Challenges: In this case I took on the assignment when I shouldn’t. I have too many commitments, as always, but I so wanted to paint something, anything I took on five assignments with plenty of time – or so I thought. Pennsic troll just killed me. I ended up starting this two days before the event, which is good because the baronage move their court up a day to Friday evening. Otherwise the date on the scroll would have been wrong. I completed it early Saturday morning and brought it to the event to be given out.

I am very pleased with the scroll work around the opening letter and around the initial. This is something I had just started to work on before I packed up all my paints to move.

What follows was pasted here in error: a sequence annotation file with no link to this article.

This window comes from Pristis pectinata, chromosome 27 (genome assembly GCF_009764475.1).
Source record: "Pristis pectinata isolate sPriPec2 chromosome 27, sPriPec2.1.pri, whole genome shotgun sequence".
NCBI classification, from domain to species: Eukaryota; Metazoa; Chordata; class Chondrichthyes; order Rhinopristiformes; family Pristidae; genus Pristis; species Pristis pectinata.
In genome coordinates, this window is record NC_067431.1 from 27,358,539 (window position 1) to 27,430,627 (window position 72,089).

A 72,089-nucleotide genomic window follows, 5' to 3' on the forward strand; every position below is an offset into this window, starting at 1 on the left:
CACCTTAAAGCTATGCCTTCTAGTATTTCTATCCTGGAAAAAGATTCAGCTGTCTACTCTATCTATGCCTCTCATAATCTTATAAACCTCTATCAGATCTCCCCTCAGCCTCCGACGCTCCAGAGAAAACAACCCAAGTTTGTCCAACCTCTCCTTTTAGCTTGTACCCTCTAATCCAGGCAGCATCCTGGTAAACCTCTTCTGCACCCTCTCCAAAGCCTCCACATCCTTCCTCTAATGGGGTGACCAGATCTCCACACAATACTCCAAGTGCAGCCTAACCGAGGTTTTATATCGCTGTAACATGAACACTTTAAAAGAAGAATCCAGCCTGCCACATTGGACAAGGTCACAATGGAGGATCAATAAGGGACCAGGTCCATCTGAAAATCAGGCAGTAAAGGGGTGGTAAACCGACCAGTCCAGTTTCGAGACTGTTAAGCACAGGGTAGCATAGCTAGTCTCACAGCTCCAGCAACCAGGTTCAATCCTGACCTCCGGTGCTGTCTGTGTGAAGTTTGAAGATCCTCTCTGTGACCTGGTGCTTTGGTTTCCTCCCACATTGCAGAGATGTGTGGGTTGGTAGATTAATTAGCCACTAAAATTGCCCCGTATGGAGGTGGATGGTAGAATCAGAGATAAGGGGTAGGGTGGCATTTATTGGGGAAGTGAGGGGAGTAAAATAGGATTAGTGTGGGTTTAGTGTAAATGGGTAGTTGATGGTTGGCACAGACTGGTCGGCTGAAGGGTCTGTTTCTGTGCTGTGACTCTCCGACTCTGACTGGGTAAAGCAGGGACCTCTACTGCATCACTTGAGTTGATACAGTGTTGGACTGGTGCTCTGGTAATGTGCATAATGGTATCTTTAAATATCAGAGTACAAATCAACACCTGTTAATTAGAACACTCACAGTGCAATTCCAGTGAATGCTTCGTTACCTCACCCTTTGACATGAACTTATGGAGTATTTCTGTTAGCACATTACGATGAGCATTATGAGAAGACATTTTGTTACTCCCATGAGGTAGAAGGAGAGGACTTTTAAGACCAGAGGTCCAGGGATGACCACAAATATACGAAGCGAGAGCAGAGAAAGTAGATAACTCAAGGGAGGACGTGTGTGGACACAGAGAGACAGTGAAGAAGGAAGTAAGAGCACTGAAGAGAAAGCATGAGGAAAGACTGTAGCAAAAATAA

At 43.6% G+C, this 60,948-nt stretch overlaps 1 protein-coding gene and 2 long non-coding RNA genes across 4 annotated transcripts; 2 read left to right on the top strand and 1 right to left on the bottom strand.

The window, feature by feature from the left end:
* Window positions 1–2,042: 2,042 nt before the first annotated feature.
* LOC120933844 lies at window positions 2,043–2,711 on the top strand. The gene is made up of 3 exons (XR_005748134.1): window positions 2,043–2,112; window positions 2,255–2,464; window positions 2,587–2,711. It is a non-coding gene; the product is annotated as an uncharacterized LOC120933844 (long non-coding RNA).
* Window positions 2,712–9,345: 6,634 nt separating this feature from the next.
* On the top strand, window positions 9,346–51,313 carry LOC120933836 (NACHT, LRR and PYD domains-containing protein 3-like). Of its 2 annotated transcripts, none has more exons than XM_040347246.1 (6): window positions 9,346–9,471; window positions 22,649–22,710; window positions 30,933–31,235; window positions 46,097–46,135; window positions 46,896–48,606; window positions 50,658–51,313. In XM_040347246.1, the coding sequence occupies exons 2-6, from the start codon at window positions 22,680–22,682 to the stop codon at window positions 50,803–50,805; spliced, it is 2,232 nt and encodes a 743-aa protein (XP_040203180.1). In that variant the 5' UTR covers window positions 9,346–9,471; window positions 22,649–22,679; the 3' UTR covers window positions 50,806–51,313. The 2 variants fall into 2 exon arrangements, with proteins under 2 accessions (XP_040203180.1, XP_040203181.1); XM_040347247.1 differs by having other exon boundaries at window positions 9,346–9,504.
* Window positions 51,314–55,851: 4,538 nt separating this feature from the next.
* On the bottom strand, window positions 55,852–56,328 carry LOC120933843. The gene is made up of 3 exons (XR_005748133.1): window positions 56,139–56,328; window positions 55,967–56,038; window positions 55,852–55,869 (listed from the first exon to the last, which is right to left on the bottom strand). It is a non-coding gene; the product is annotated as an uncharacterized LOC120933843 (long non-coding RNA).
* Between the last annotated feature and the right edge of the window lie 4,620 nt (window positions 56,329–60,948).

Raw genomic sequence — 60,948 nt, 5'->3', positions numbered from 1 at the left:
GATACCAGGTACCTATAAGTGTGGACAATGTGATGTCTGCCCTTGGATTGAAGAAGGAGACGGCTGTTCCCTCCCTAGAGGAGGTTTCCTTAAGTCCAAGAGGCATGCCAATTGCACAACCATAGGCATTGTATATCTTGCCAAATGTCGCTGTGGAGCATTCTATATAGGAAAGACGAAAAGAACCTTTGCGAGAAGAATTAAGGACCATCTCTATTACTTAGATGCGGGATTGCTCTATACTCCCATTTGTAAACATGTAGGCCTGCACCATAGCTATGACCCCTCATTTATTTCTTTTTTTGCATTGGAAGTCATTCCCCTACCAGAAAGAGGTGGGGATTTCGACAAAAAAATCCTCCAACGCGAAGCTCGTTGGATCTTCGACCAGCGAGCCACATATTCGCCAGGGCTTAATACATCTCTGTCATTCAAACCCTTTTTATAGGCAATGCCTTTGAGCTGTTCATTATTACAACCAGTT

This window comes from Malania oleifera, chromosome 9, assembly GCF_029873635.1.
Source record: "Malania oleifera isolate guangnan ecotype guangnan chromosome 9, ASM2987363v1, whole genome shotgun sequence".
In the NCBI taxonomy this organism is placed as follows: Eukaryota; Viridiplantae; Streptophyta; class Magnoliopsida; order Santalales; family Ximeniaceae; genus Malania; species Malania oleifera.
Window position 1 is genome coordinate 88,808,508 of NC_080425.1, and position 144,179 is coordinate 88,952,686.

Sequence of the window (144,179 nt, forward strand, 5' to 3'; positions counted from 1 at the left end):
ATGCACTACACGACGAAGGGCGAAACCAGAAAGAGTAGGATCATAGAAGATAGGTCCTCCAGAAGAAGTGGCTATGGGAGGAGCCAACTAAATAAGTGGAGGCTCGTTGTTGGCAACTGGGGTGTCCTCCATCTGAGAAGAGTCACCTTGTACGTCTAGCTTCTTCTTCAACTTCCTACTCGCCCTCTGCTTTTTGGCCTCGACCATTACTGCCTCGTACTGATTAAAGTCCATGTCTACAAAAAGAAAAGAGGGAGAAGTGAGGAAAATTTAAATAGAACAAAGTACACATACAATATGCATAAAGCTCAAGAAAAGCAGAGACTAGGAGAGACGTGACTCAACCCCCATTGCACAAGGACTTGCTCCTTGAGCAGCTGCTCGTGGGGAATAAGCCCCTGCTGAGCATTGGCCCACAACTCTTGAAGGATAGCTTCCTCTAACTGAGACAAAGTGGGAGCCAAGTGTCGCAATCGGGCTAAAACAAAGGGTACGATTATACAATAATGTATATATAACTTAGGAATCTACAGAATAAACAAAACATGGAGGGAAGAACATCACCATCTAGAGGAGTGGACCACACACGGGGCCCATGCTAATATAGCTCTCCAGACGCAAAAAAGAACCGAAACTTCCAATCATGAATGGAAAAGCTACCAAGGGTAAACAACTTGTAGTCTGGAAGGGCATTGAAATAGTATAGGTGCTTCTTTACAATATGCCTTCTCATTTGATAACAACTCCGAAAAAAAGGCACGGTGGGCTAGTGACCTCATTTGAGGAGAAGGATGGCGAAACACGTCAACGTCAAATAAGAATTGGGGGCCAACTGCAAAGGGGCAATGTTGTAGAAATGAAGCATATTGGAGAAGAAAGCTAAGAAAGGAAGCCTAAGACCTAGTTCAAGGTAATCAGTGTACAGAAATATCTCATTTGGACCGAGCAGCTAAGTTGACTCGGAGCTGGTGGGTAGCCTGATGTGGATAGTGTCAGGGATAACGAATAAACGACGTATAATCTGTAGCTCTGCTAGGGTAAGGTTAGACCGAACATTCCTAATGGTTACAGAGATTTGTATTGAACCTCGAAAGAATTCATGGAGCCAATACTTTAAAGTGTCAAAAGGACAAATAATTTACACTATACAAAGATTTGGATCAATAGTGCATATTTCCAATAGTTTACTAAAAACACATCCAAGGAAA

The flowers surprised me with the little bit of gold in the middle of each flower, and the leaves have a light hatchwork of gold for highlighting. I needed to add a breath of white to the Light Purple; WN Light Purple is very dark, but it was the best match to the other purple for the flower, so adding a little permanent white brought the color out a bit more for the eye to see – but also means the color will be impossible to match in the future.

What I would like to improve – the leaves and the flowers are not quite right for matching the original manuscript. The leaves were more rounded than pointed, except for the gold leaves. Some of the flowers are close in appearance and others are a little off.